By Shari Narine
The National Inquiry for Murdered and Missing Indigenous Women and Girls will be asking the federal government for more time and more money to complete its mandate. But how much more money and how much more time is unclear.
It’s an “ongoing calculation,” Chief Commissioner Marion Buller said at a news conference Wednesday morning in which the commission released its one-year interim report.
“When it comes time to approach the government… I want to be very specific and I want to be very accurate. In fairness to families and survivors I don’t want to have to go back to government a second time and say we need yet more time and money,” she said.
“Families and survivors have said to us very clearly, all across Canada, ‘You need the time to do it right, but we want closure and we want answers and we want action’.”
Buller said that if an extension is not granted, the commission will continue to operate under the two-year timeline set out by the Trudeau government and fulfill its mandate.
“We owe it to families and survivors, in fact, to all Canadians, to get to the bottom of these problems and provide workable solutions for all Canadians. We can’t stop,” she said.
Commissioner Michele Audette said she was confident an extension would be granted.
“I have a strong feeling that they’re following us, they’re listening, they’re reading what we’re posting and what we’re doing and they know we want to do a good job, something very important here, historical. So I have a feeling they’ll say, ‘Yes,’” she said.
About one-third of the commission’s budget has been spent at this point, said Buller, and by the end of the week, the commission will have heard from 320 people. She said to date 900 people had registered to present to the commission, but “we’re gaining momentum. We’re gaining numbers of people who want to talk to us.”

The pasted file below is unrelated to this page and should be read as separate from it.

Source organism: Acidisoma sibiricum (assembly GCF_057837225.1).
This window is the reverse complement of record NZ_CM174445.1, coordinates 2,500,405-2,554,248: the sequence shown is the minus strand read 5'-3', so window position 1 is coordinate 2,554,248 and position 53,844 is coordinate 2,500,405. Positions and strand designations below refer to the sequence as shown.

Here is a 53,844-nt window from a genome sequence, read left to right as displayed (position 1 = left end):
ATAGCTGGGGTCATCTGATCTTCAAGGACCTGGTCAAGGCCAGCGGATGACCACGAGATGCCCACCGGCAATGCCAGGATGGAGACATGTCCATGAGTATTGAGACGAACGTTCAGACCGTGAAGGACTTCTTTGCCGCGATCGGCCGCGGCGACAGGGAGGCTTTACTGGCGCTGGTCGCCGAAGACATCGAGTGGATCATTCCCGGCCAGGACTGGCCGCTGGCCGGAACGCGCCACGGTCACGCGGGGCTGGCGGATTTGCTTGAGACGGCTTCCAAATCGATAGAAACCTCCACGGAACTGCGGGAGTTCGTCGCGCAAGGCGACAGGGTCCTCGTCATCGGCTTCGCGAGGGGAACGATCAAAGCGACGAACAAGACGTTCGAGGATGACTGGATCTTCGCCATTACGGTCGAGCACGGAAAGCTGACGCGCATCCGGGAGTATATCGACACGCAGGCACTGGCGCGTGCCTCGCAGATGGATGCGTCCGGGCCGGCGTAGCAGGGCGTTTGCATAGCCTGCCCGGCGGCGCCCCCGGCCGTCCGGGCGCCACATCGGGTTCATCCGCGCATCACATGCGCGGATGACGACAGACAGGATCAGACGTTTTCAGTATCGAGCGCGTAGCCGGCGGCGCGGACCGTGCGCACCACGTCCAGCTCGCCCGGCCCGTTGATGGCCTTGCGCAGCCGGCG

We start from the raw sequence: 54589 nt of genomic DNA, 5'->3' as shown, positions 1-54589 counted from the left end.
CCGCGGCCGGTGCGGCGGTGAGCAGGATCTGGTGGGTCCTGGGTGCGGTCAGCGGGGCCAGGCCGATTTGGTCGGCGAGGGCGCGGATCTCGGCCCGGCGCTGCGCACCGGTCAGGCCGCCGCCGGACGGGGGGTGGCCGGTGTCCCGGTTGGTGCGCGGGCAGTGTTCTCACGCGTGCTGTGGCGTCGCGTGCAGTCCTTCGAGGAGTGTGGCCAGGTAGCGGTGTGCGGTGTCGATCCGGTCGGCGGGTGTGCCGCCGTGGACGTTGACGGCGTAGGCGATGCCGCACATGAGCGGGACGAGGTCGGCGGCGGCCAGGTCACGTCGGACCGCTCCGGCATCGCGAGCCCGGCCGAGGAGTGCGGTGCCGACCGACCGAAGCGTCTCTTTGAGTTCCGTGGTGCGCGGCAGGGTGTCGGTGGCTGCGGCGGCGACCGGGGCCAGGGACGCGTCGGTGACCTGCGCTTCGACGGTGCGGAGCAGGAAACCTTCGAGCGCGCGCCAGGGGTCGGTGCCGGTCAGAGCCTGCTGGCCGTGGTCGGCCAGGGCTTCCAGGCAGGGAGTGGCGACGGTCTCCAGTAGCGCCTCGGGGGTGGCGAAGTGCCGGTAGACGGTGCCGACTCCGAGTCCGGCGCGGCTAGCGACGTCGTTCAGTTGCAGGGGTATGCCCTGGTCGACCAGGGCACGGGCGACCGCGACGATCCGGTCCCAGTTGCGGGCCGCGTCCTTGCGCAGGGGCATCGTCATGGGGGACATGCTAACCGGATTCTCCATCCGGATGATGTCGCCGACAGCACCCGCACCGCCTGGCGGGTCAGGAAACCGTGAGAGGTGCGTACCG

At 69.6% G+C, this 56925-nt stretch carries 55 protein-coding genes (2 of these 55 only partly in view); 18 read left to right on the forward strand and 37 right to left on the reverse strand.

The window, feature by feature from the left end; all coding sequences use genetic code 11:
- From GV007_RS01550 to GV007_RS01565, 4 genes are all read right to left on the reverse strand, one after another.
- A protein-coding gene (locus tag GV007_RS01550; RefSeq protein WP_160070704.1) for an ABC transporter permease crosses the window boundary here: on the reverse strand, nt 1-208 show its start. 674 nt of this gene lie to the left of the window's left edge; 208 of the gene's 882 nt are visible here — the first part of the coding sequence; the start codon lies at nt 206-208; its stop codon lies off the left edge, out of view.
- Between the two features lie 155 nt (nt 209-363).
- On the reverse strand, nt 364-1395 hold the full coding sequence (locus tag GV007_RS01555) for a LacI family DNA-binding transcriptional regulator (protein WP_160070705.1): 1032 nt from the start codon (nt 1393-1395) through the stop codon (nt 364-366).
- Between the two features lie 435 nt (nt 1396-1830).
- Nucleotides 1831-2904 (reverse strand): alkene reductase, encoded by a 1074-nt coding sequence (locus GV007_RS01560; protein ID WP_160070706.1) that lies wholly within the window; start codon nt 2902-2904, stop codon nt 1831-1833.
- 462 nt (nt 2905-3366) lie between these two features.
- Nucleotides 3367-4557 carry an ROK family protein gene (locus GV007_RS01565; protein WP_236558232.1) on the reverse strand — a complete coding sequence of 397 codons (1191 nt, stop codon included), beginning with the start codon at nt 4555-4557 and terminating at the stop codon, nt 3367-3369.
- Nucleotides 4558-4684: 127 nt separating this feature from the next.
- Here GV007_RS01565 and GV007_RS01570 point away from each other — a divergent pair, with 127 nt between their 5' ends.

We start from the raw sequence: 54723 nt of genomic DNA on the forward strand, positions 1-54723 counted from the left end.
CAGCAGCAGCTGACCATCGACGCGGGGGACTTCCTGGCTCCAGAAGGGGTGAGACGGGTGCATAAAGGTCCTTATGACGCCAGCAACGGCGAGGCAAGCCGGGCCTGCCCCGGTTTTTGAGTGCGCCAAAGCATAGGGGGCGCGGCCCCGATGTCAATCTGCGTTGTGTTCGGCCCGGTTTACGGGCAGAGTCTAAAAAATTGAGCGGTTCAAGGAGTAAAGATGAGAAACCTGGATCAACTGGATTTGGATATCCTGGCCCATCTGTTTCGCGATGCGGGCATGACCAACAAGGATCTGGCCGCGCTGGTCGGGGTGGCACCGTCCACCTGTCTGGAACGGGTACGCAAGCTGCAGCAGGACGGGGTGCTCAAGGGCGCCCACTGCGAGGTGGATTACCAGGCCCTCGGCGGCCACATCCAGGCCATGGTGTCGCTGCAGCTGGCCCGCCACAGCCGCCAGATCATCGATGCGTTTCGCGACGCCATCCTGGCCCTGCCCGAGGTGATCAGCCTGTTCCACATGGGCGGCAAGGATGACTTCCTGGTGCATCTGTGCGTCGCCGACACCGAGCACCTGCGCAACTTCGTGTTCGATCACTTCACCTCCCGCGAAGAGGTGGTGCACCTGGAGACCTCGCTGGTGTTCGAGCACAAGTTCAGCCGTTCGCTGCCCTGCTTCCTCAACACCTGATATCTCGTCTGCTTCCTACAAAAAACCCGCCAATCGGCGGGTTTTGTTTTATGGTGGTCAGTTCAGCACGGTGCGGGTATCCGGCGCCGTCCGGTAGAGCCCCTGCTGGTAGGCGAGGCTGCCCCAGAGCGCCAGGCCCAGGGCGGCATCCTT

The 118-page report entitled, “Our Women and Girls are Sacred”, calls for the federal government to ante up more money immediately for health services for families and survivors; the creation of a national police task force; and the establishment of a commemoration fund.
Commissioner Qajaq Robinson said although the commission’s terms of reference and mandate allow it to pass along information from families to police authorities for further investigation and prosecution, families hold little faith in the existing law enforcement institutions.
“We believe that the appropriate authority to hear this evidence needs to be created immediately,” she said, and called on the federal government to work with the provinces and territories to create a national police task force, to which the national inquiry would refer cases.
Robinson added that the creation of a national task force was a “proactive recommendation” from the national inquiry.
While Audette said families and survivors would have input into the make-up of such a task force, the commission was “demanding” that Indigenous police officers be included.
Buller said the national police task force would have to earn the trust and respect of Indigenous peoples.
She said at this point no evidence has been passed on to law enforcement, but she anticipated that would happen shortly.
Buller was clear that criticism about the administrative rules and procurement process that have hampered the progress of the national inquiry were directed at the policies and procedures and not the people.
“I’m an eternal optimist that we can overcome the problems that we’re facing. We have started to overcome some of those difficulties, those problems, and I expect we will continue forward,” she said.
The interim report outlined 10 recommendations, which also included implementation of all Calls to Action of the Truth and Reconciliation Commission, particularly those that impact Indigenous women and children; and, full compliance with the Canadian Human Rights Tribunal 2016 ruling which found that Canada was racially discriminating against First Nations children.
The final report is to be completed by Nov. 1, 2018.